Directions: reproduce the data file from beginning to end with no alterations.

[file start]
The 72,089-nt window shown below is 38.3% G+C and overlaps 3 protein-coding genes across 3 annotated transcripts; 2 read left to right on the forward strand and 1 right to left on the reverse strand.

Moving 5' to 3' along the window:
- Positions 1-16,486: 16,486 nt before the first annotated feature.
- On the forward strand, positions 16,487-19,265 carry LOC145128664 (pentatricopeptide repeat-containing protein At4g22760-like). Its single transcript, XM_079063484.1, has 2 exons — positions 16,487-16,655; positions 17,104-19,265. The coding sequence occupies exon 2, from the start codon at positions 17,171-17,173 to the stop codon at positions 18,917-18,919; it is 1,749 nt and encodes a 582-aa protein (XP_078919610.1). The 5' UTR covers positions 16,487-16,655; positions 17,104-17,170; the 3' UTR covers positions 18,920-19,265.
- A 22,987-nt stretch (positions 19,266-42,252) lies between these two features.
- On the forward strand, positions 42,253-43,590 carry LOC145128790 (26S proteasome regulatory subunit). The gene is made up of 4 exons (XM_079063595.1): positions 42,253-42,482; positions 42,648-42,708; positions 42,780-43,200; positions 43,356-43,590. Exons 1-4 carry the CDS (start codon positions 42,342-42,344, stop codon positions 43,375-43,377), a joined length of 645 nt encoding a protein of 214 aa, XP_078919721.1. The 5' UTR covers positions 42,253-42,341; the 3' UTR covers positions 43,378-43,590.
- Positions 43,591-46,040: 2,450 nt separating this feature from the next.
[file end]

The 72,089-nt window shown below is 38.3% G+C and overlaps 3 protein-coding genes across 3 annotated transcripts; 2 read left to right on the forward strand and 1 right to left on the reverse strand.

Moving 5' to 3' along the window:
- Positions 1-16,486: 16,486 nt before the first annotated feature.
- On the forward strand, positions 16,487-19,265 carry LOC145128664 (pentatricopeptide repeat-containing protein At4g22760-like). Its single transcript, XM_079063484.1, has 2 exons — positions 16,487-16,655; positions 17,104-19,265. The coding sequence occupies exon 2, from the start codon at positions 17,171-17,173 to the stop codon at positions 18,917-18,919; it is 1,749 nt and encodes a 582-aa protein (XP_078919610.1). The 5' UTR covers positions 16,487-16,655; positions 17,104-17,170; the 3' UTR covers positions 18,920-19,265.
- A 22,987-nt stretch (positions 19,266-42,252) lies between these two features.
- On the forward strand, positions 42,253-43,590 carry LOC145128790 (26S proteasome regulatory subunit). The gene is made up of 4 exons (XM_079063595.1): positions 42,253-42,482; positions 42,648-42,708; positions 42,780-43,200; positions 43,356-43,590. Exons 1-4 carry the CDS (start codon positions 42,342-42,344, stop codon positions 43,375-43,377), a joined length of 645 nt encoding a protein of 214 aa, XP_078919721.1. The 5' UTR covers positions 42,253-42,341; the 3' UTR covers positions 43,378-43,590.
- Positions 43,591-46,040: 2,450 nt separating this feature from the next.